Plastic

Per capita, consumption of plastics in Australia is estimated to be around 55kg per person annually, contributing around 8% to the weight of domestic refuse. With an estimated 30000 tonnes of plastic being discarded in Western Australia annually (60% of consumption is for long term use items), only a small percentage of production is being recycled, (PIA Inc, 1989), in fact less than 2000 tonnes Australia wide. The energy that goes into producing plastics varies greatly, depending on the processes involved and the type of plastic being produced. To allow for this variation, five types of thermoplastics have been analysed, their selection being based on those plastics found most frequently in domestic refuse.

Polyethylene is usually classified as either high density or low density, items made from low density polyethylene (LDPE) include plastic shopping, storage, and 'boutique' bags, food wrapping and horticultural and gardening plastic. High density polyethylene (HDPE) has widespread use as food and beverage packaging, such as the one and two litre Masters, Brownes, Peters, and Harvey Fresh milk containers, all produced locally by Masters Dairy in Bentley. These containers are suitable for recycling, with the potential for the material to be used as the base resin from which new containers can be made. Over 1000 tonnes of HDPE milk containers will be produced and used in Western Australia this year. Over 800 tonnes found their way into Western Australian landfill sites last year.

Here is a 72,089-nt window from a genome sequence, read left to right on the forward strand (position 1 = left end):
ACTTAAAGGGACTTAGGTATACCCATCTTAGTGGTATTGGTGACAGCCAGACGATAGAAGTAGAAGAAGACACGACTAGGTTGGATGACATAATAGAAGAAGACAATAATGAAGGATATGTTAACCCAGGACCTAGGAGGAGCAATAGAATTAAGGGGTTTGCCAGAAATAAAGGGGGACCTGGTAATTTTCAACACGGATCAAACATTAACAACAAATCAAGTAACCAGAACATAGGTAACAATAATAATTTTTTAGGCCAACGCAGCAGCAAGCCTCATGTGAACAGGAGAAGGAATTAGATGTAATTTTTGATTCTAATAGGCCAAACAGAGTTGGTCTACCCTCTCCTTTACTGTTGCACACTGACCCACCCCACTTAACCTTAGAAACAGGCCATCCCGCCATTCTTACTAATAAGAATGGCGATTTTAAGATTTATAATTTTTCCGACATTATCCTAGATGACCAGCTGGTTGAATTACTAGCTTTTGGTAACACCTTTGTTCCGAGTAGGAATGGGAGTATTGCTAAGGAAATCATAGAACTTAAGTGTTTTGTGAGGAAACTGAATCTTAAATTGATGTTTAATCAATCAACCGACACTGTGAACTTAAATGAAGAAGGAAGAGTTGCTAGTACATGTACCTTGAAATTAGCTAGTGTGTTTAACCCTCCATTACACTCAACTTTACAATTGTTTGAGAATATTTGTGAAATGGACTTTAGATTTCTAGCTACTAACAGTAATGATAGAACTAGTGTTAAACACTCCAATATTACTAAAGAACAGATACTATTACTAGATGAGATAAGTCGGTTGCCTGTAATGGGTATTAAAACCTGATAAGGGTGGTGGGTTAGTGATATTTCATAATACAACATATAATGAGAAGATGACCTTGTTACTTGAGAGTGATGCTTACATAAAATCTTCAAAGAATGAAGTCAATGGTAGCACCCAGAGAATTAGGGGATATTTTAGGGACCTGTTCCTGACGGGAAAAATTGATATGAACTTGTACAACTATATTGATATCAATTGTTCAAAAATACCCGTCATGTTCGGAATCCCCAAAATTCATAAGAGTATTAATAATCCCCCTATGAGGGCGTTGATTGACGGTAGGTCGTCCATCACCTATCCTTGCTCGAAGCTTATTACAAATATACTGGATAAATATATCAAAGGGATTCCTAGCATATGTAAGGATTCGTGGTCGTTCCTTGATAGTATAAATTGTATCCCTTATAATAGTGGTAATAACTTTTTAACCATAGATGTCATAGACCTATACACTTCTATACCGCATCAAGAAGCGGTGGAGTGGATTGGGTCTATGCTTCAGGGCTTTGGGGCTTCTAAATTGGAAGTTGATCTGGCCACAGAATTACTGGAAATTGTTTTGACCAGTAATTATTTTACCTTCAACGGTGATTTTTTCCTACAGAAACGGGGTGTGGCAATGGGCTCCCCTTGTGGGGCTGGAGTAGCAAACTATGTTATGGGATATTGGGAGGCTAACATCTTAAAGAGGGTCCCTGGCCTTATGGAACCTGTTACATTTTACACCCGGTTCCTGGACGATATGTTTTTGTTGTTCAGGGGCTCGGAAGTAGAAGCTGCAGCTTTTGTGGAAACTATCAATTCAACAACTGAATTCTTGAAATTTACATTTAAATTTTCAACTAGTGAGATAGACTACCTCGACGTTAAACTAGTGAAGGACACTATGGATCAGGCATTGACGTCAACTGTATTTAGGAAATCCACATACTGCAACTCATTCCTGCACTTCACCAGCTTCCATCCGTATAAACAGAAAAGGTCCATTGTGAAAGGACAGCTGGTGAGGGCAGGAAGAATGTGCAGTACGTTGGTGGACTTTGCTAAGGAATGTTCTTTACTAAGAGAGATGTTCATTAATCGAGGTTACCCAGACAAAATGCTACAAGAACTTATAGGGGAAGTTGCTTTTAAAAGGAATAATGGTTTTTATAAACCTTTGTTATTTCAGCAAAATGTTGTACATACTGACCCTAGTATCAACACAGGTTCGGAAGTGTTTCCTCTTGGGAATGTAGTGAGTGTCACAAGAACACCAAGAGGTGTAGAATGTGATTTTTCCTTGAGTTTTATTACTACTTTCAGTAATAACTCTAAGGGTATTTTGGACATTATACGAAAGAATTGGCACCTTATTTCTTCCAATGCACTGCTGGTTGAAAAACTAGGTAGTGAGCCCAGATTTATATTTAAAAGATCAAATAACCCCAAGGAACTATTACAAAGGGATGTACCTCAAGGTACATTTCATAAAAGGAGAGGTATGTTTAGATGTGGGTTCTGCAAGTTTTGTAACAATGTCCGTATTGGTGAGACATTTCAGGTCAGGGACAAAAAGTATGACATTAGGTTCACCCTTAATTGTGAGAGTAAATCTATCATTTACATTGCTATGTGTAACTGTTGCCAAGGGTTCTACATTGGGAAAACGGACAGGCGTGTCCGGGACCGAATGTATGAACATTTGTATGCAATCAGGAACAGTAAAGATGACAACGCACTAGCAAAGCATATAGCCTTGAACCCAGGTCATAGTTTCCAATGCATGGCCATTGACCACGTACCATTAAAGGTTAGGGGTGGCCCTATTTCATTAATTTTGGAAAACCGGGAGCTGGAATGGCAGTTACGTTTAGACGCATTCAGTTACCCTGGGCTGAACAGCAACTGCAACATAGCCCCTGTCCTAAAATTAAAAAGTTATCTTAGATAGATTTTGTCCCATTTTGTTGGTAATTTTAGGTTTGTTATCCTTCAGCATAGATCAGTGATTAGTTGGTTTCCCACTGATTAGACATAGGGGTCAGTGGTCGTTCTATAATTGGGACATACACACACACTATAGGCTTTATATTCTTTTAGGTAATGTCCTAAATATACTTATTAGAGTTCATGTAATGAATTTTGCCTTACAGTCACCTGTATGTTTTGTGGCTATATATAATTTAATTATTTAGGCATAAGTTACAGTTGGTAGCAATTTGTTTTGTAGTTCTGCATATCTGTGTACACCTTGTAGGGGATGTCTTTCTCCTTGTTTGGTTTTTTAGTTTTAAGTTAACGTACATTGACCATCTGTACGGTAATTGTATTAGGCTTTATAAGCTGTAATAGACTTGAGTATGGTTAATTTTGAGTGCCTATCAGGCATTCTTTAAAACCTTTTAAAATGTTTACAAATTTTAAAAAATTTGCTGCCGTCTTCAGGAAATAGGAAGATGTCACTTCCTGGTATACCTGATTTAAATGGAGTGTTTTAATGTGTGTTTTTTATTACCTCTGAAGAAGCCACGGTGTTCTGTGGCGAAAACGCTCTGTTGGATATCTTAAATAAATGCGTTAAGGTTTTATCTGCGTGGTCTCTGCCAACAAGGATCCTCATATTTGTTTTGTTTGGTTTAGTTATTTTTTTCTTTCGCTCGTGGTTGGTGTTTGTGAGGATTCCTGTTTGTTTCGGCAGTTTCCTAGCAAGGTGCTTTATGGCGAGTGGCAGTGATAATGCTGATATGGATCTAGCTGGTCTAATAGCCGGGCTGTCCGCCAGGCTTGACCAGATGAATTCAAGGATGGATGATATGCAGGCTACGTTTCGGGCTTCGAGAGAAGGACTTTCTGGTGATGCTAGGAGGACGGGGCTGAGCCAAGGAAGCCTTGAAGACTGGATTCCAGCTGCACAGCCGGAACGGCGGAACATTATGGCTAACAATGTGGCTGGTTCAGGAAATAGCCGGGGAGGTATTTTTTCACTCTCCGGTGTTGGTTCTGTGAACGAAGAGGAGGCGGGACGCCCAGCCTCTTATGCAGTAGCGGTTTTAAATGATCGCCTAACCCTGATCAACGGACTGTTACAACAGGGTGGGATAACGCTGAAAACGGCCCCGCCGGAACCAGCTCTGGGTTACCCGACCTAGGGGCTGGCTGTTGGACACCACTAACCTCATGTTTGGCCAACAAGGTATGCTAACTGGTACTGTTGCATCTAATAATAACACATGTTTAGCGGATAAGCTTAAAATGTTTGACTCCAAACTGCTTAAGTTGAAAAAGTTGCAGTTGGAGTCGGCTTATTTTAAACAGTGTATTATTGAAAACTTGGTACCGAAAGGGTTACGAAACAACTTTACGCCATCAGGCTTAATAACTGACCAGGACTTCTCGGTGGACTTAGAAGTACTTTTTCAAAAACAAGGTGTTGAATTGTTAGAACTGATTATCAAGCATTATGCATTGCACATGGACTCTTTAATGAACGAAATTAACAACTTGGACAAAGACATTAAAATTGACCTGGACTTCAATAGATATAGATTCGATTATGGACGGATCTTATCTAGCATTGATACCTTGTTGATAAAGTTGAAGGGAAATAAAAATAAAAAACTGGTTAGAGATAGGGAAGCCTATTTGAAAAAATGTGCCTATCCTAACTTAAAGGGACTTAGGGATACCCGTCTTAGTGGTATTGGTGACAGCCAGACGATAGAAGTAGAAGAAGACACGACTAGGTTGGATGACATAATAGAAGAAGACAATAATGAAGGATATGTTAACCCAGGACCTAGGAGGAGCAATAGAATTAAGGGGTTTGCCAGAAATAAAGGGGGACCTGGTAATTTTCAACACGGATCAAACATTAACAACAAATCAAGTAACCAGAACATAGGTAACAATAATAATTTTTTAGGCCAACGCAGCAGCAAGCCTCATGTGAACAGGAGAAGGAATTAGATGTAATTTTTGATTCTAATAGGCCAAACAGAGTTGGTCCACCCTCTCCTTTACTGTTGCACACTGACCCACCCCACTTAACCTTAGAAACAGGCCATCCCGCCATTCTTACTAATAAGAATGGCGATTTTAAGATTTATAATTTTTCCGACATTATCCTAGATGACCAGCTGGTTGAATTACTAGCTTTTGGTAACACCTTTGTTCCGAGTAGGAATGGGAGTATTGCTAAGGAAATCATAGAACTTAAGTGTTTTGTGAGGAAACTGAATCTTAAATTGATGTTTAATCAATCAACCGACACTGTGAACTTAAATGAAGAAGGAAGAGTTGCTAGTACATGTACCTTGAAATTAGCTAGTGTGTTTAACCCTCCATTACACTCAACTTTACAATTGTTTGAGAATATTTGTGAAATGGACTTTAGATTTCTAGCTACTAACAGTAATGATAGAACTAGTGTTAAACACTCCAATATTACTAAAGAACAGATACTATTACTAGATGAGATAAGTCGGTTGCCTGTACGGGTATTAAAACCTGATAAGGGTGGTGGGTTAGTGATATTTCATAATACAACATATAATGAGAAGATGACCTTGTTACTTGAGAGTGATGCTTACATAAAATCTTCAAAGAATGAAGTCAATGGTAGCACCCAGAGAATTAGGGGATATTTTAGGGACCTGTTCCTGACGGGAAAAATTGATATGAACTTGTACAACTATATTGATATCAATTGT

Composition of domestic refuse by plastic type

high density polyethylene (HDPE)

28%

low density polyethylene (LDPE)

30%

polyethylene terephthalate (PET)

8%

polypropylene( PP)

16%

polystyrene (PS)

6%

polyvinyl chloride (PVC)

8%

other

4%

Polyethylene terephthalate, or PET, is a light-weight and shatter-proof plastic used for soft drink containers. PET bottles contribute 0.3% by weight to domestic refuse (BRRU, 1989), equivalent to 20 million, two litre bottles, annually in Western Australia alone. The manufacturer of these PET